1. It’s okay if it doesn’t work. There’s always tomorrow.

This observation has a corollary: Don’t get cocky if it goes brilliantly, there’s always tomorrow.

And besides, who said it didn’t work anyway? You’re reading this, right? So that means you still have the willingness to try. And some days, that’s all the success you need.

  1. Stop. Laugh. Remember.

If you give yourself the opportunity, you can find happy moments in the most mundane places. Today, Little Person chose to assist me with washing the dishes that don’t go in the dishwasher. Which turned into a bit of a science observation lesson about floating, sinking, and the clinging properties of bubbles. We laughed – her in wonder at what she was learning, and me for the joy of sharing in the moment. They may not always be moments of laughter, but if you are attentive, you will find moments worth remembering. Always.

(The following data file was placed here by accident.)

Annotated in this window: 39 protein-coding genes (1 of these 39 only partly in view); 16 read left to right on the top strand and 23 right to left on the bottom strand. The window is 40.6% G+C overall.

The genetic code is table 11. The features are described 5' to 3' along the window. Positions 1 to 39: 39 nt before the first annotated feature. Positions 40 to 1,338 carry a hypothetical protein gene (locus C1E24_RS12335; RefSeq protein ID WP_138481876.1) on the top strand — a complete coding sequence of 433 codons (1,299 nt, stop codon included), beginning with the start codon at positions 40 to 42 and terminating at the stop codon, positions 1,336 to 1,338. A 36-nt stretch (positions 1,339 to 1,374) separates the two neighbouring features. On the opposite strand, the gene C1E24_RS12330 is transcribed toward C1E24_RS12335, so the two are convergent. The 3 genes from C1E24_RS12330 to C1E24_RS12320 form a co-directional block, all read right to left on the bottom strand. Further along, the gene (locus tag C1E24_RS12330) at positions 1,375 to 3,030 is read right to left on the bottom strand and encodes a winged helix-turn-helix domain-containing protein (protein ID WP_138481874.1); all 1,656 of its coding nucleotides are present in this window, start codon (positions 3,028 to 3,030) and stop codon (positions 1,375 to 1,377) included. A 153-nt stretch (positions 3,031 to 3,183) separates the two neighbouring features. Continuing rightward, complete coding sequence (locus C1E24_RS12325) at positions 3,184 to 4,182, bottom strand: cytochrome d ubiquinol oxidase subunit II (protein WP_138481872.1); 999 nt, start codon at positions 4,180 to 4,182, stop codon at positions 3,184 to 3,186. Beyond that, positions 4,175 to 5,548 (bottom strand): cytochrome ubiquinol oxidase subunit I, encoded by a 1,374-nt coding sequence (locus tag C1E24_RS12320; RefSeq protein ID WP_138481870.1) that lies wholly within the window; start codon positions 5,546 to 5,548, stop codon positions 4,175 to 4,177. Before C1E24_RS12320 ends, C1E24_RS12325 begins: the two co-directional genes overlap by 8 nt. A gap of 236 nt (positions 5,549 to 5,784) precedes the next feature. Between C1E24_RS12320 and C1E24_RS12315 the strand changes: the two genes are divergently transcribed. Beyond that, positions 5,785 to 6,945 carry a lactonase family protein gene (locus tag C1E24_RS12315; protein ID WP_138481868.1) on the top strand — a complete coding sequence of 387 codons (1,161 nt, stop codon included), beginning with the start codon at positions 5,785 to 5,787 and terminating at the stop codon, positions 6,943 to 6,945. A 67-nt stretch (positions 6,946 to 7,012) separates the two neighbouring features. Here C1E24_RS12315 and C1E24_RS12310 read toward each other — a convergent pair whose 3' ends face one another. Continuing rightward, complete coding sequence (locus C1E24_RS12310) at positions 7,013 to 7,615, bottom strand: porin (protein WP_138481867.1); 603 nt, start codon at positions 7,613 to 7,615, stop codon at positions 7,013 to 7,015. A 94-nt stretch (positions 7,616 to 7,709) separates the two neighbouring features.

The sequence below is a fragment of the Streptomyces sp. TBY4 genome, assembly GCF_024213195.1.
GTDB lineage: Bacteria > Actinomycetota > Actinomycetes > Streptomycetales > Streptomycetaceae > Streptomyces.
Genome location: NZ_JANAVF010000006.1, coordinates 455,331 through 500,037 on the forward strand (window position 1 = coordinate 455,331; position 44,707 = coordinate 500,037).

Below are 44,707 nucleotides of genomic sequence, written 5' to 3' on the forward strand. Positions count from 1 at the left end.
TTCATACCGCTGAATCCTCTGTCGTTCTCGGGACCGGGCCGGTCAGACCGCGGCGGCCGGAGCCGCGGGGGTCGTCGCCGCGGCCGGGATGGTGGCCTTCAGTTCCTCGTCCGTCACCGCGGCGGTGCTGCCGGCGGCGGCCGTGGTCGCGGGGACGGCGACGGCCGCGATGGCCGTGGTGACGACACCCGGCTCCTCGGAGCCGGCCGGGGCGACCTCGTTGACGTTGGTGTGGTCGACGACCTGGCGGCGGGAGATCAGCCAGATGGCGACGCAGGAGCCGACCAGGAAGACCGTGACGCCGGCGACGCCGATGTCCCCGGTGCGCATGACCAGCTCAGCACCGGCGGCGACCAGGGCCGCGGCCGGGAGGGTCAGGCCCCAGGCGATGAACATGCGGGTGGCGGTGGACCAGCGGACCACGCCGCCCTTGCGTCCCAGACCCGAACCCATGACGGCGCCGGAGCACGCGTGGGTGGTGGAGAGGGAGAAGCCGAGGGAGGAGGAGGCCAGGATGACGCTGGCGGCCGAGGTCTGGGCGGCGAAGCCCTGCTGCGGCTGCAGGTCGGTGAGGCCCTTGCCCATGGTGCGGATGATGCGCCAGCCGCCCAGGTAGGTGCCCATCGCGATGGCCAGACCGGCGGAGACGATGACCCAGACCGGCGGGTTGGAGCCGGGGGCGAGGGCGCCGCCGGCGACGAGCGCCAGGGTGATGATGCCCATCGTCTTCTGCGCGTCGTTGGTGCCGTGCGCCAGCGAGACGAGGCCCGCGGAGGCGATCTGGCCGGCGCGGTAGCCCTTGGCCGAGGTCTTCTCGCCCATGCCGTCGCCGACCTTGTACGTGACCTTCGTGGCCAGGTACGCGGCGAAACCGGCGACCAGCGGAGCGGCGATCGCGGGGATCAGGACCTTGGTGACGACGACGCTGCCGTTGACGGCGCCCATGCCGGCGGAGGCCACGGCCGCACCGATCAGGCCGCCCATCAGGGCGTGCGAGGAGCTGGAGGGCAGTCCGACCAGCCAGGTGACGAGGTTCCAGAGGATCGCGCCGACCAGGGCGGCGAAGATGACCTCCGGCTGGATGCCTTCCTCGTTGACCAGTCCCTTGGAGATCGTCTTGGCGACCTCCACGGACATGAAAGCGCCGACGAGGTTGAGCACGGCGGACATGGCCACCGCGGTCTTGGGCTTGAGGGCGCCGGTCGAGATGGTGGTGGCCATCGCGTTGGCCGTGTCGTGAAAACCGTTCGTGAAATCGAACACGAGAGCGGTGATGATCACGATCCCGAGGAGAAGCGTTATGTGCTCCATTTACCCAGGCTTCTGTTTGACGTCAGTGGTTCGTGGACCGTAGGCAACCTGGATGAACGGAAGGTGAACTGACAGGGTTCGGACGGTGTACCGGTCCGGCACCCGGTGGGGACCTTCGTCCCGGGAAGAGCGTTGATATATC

1. Learn to Love What Must Be Done – Goethe

We don’t have a choice about feeding hungry mouths, or piles of laundry, or endless cooking, but we can find ways to learn to love what must be done. By simplifying, sharing, and keeping our eyes on the purpose of all this activity, we can do as Goethe suggests. We can learn to love what must be done. (With thanks to @gracelaced who first started me thinking about this.)

There are a host of more practical things – batch cook, eat leftovers, turn chores into games, that can be done to make the summer holidays a more enjoyable experience for all (because I firmly believe that children are happier when their carers are happier), but addressing attitude is fundamental to the endeavour. The holidays are not to be endured, but enjoyed. We just need to find ways to “make it so”, as the captain would say.

And now, I must dash. There are strange noises coming from downstairs.

I’m hoping this will be the start of a “How To Survive …” series, and as such would be open to suggested topics (or, in fact, entire guest posts). Inbox me your ideas at